- Jason Newman
By Eric Isaac - December 6, 2010
Within the domain of cult cinema lies a genre known as “so-bad-they're-good.” The film that is deemed as one of the greatest of this genre is "The Room," which recently received Rocky Horror Picture Show status as it made numerous midnight screenings across the U.S. and abroad. Writer, producer, director and lead actor Tommy Wiseau spent six million dollars making what he refers to as “a film with the passion of Tennessee Williams” but in reality is wrought with unbelievably bad acting, countless plot holes, pointless dialogue and some CGI rooftop scenes for good measure. To up the ante a bit, Wiseau also added several sex scenes that play out like bad nineties cable porn and recycles the footage in four different scenes. All of this adds up to one »
- Screen Comment
It is no wonder that Nashville entrepreneur Julius Lewis wrote more than just the checks for N-Secure. You know your seeing a film written by a guy who simply wants to make a movie where the main character talks to themselves, revealing what their face should. Let’s call this a “duh” moment that a test screening might have stopped. This isn’t the only thing wrong with N-Secure, I’m convinced a feature film instantly doomed when it opens with a montage of “happy couple” going out, living and loving. If you a regional film funded by non-professionals who decide to make a film because you like movies – you know further doom is around the corner when the camera lingers on names of local brands and restaurants for too long.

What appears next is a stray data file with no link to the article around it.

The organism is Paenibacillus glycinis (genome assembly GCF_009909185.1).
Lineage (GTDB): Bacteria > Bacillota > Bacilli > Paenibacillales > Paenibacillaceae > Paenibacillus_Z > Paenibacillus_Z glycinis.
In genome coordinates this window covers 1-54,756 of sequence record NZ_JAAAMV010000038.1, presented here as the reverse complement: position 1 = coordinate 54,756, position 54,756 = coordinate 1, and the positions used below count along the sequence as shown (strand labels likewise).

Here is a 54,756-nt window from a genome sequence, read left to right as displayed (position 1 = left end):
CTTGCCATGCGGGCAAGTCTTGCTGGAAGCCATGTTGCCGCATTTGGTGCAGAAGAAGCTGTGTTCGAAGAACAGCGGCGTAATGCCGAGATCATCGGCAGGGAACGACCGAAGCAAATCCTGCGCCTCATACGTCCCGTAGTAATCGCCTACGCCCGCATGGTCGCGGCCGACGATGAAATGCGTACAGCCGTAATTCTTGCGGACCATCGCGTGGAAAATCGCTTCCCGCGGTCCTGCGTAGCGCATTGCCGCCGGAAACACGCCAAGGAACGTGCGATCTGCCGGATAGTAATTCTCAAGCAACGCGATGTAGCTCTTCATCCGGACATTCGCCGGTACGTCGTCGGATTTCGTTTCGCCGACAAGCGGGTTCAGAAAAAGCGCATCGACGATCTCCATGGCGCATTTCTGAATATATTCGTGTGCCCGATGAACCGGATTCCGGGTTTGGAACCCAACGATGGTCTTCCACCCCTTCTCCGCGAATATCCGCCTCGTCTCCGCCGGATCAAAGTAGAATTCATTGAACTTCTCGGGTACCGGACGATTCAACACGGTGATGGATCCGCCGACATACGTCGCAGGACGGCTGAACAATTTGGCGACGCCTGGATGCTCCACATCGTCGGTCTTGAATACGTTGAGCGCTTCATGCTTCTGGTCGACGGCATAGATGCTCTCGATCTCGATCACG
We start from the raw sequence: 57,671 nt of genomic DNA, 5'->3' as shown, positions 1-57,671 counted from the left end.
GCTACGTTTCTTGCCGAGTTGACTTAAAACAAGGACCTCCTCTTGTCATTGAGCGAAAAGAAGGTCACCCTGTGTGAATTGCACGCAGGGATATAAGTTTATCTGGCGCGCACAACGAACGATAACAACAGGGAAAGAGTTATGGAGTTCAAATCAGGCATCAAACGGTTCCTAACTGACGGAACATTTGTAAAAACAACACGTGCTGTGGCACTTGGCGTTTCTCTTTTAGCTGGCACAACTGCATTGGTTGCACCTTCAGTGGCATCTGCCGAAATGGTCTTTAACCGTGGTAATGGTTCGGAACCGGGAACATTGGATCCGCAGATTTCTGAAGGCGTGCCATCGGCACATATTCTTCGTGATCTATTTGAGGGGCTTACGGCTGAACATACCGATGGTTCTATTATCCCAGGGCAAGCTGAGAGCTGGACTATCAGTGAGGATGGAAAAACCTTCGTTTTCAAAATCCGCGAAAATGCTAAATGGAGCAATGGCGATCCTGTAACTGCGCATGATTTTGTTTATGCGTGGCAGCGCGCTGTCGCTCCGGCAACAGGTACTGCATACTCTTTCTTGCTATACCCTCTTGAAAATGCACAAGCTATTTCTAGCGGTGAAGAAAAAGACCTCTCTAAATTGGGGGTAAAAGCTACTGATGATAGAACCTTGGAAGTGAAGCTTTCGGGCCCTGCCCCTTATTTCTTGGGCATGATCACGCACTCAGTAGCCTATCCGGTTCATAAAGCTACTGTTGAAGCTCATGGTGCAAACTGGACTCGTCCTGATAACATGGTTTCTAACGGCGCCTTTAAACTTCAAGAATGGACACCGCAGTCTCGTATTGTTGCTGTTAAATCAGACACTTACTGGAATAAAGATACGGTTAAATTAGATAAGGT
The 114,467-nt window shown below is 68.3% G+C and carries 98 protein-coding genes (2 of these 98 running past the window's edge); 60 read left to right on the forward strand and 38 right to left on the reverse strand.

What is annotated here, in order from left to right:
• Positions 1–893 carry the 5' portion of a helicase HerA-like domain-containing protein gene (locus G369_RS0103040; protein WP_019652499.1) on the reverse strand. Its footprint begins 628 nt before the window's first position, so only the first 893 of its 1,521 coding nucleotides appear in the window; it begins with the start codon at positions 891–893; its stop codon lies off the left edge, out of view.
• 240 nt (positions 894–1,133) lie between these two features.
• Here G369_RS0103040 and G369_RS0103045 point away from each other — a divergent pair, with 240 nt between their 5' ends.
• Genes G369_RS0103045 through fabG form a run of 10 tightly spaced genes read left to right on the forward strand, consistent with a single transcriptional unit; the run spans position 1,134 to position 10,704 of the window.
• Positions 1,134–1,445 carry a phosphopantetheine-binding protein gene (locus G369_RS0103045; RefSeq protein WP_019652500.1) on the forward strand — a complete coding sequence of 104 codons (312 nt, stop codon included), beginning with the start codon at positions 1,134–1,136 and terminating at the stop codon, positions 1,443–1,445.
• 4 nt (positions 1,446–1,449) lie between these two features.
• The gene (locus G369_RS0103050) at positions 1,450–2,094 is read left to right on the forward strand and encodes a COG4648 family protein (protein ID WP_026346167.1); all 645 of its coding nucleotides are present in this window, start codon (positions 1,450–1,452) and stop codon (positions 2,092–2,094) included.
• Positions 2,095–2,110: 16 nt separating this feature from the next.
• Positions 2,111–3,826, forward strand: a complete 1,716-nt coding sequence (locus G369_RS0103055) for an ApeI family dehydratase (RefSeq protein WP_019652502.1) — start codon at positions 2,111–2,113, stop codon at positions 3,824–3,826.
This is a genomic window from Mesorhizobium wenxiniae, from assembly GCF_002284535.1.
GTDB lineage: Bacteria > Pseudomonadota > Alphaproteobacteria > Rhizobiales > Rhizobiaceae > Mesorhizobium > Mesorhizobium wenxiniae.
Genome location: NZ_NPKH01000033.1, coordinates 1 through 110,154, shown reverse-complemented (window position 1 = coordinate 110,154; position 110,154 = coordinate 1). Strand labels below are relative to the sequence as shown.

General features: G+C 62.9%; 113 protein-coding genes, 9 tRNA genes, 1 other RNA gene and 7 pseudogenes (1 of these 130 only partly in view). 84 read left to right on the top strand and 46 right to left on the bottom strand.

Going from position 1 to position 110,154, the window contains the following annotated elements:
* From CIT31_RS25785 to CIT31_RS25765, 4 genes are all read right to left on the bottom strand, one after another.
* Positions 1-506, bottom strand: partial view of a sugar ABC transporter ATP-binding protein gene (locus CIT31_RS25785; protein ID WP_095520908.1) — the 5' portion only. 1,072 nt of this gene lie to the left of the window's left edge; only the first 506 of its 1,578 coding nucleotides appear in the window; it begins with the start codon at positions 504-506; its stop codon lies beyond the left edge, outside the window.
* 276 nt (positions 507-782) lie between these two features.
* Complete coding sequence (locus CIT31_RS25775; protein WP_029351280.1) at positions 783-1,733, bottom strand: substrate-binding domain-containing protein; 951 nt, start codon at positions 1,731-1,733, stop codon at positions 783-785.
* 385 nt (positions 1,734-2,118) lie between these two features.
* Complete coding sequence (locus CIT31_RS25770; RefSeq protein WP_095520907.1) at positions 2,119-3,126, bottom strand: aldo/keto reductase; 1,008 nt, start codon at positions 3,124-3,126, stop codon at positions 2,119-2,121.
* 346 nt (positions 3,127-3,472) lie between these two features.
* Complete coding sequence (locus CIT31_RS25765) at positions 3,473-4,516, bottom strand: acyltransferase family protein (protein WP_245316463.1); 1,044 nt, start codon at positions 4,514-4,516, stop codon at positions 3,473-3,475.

This filmmaking probably exists in every city lurking in the shadows of film artists in the avant-garde. Buffalo is »
- John Fink
Everything has been leading to this. Or so you'd think. Let's be frank, if we've learnt anything from our series of articles revisiting the Saw series over the last week, it's that the franchise is so wrapped up in retcons, flashbacks and time-bending shenanigans that you couldn't really be surprised if this one had turned out to take place in 2003, before even that very first film back in 2004.
At the very least, I assure you that we're not looking at a prequel. This is very much a straight continuation from the end of Saw VI, and some time during the last year, we find Jigsaw's ex, Jill Tuck, has lost a considerable amount of badass points from having vengefully trapped Jigsaw's bungling successor, »